Best places for free stock photos to use in blogs and presentations


Thank you Pro Pet Mentoring (Cindy) for the great question (and inspiration for this blog post AND one of my daily PeriShows!)

Before we go any further, I will re-quote a portion of Laura Roeder’s blog “3 Killer Sources of Copyright-Free Images to Avoid Getting Punched in the Face with a Lawsuit“:

This is a true story that came from our own community:

Not long ago, small business owner Anne received some surprising news in the form of a cease and desist letter. It came from a very large company that sells stock photography to businesses all over the world. I’m going to call this company Lots of Stock Photos, Inc. for the purpose of this post. The reason for the cease and desist letter? Anne had used several stock images without paying for their license.

She believed that the images she used fell under fair use – Anne’s blog is free to the public, not monetized with ads or anything, and the post in question was educational – she had even credited Lots of Stock Photos as the source! “I seriously doubt exposure on my humble blog would affect the value of 15 year-old previously published photos, not to mention that there are entire social media platforms like Pinterest and Tumblr devoted to sharing images – most of which are not owned by the people sharing them.”

Anne immediately took down the blog post that featured those images, and contacted Lots of Stock Photos to sincerely apologize for her mistake. Their legal department accepted that it was an accidental infringement, so they offered to reduce the fine from $2,340 ($780.00 for each of the 3 photo violations) to $1,650 ($550.00 per photo). Lots of Stock Photos gave her a little less than a month to pay the fines or be faced with a lawsuit.

Out of curiosity, Anne called the licensing division of the same company to find out how much it would cost to license the same photos for her blog. The answer? $49.50 per photo.

Anne’s lawyer confirmed that unfortunately, the law was on Lots of Stock Photo’s side here; she was better off just paying the fine in order to avoid losing the case and having to pay so much more. Anne learned that big stock photo companies now have software trawling the net for any unlicensed usage of their photos, and they do not have to ask you to take photos down before charging you for them and threatening to sue.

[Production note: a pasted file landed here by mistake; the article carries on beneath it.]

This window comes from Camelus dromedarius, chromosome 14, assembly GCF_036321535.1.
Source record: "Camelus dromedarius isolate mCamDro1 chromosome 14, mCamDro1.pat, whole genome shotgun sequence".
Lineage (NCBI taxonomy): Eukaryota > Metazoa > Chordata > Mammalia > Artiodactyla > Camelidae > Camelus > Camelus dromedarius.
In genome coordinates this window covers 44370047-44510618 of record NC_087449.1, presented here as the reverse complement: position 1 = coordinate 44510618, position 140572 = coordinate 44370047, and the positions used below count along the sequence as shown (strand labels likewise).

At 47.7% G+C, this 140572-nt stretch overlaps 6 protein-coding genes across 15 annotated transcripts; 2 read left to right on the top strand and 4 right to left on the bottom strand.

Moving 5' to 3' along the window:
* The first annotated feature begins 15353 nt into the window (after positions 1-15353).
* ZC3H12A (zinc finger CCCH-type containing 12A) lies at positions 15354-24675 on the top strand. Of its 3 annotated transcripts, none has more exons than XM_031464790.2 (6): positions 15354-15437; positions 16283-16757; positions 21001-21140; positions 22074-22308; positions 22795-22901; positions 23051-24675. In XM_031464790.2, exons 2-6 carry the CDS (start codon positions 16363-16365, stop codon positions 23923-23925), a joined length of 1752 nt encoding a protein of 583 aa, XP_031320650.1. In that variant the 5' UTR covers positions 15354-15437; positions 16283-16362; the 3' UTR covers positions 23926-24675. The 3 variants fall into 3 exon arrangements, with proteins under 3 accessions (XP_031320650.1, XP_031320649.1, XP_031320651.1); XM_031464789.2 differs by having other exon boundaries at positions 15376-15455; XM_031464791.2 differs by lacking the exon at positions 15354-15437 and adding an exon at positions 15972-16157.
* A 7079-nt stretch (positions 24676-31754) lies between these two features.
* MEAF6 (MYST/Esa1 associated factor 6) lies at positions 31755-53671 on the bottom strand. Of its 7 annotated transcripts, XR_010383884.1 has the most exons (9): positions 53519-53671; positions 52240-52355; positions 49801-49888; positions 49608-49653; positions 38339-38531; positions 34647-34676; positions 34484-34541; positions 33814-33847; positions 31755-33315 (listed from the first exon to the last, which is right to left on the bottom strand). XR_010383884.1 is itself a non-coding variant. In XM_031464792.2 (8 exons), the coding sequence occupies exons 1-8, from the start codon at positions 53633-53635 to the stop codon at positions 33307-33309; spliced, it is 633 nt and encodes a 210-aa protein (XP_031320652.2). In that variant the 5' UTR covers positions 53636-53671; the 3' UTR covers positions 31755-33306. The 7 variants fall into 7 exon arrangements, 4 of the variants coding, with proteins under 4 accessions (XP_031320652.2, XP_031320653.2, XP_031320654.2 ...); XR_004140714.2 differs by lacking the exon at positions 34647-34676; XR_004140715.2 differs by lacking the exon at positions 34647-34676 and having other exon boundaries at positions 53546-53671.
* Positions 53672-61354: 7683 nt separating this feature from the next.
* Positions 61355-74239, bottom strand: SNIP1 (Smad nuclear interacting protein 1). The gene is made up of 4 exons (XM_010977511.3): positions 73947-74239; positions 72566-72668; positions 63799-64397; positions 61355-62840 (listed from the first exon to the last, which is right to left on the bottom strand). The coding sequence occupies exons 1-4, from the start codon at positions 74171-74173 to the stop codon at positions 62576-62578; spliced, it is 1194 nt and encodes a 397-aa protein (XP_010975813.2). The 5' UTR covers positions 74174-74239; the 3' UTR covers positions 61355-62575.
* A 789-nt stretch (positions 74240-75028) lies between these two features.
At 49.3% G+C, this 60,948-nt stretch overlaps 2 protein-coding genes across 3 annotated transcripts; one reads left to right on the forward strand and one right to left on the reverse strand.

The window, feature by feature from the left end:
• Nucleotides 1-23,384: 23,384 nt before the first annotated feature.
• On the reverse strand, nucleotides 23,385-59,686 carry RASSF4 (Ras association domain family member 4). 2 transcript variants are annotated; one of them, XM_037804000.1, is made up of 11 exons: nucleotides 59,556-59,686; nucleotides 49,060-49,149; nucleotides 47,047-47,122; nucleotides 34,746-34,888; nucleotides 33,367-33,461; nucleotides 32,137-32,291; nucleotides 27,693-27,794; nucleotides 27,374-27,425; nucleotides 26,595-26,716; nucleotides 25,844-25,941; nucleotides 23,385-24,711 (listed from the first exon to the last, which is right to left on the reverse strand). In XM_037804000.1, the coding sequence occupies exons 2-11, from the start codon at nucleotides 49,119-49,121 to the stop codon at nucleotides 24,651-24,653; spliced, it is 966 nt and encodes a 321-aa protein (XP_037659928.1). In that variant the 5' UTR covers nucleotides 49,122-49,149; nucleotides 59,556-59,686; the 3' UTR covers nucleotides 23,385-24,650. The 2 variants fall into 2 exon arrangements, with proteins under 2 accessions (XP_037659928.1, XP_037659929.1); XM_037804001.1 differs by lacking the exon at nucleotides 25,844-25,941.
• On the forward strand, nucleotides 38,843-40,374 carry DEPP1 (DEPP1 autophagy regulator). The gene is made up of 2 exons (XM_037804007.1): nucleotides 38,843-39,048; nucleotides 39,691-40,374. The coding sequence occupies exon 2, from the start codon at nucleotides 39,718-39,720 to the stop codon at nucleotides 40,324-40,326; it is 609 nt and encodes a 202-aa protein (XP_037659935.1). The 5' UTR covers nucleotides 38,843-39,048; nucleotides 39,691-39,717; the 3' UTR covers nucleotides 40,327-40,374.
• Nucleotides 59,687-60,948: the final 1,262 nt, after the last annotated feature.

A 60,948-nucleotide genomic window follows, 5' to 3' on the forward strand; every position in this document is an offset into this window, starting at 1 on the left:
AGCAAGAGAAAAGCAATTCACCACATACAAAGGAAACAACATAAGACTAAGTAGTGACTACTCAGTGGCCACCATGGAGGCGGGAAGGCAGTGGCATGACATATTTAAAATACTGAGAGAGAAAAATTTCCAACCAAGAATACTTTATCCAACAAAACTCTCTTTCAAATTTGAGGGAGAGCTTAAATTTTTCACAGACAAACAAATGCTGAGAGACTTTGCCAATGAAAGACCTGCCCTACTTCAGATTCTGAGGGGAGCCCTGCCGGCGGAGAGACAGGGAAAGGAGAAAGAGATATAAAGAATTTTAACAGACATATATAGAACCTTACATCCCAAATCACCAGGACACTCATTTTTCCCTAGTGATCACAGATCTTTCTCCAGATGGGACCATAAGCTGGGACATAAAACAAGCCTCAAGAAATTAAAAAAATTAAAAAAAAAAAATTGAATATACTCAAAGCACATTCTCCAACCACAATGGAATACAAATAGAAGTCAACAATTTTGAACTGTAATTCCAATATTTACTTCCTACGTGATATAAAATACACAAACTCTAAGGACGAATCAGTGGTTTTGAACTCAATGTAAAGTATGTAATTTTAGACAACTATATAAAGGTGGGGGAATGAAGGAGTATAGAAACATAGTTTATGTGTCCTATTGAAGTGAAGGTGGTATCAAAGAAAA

Now that’s an expensive lesson, but it actually could have been a lot worse.

So where can you find images you ARE allowed to use in your work?

  • Create Your Own !
  • Check out these collections of great images that are 100% license-free:

Death to the Stock Photo. Sign up for your free subscription to get a zip file of free high quality images every month, straight to your inbox. There’s a different theme each month, the images are gorgeous, and you’re just going to feel good flipping through them whenever they’re delivered via email.

Unsplash. More beautiful photos, completely free for your own use. Their tumblr accounts gets updated with 10 new photos every 10 days. You’re welcome!

morgueFile. Ignore the slightly creepy name (there’s a reason for it, they swear) and dive into another collection of great free stock photos that don’t require you to cite the source when using them.

Pexels + Pixabay.  These were recommended by a Josh Cary from PetSittingOlogy.


  • Use Images with Creative Commons Licenses

Do you have any other tricks or sources for great images? If so, please let us know what they are in the comments – we believe in sharing the wealth around here, so tell us the ways you’re styling for your blogs and presentation below!

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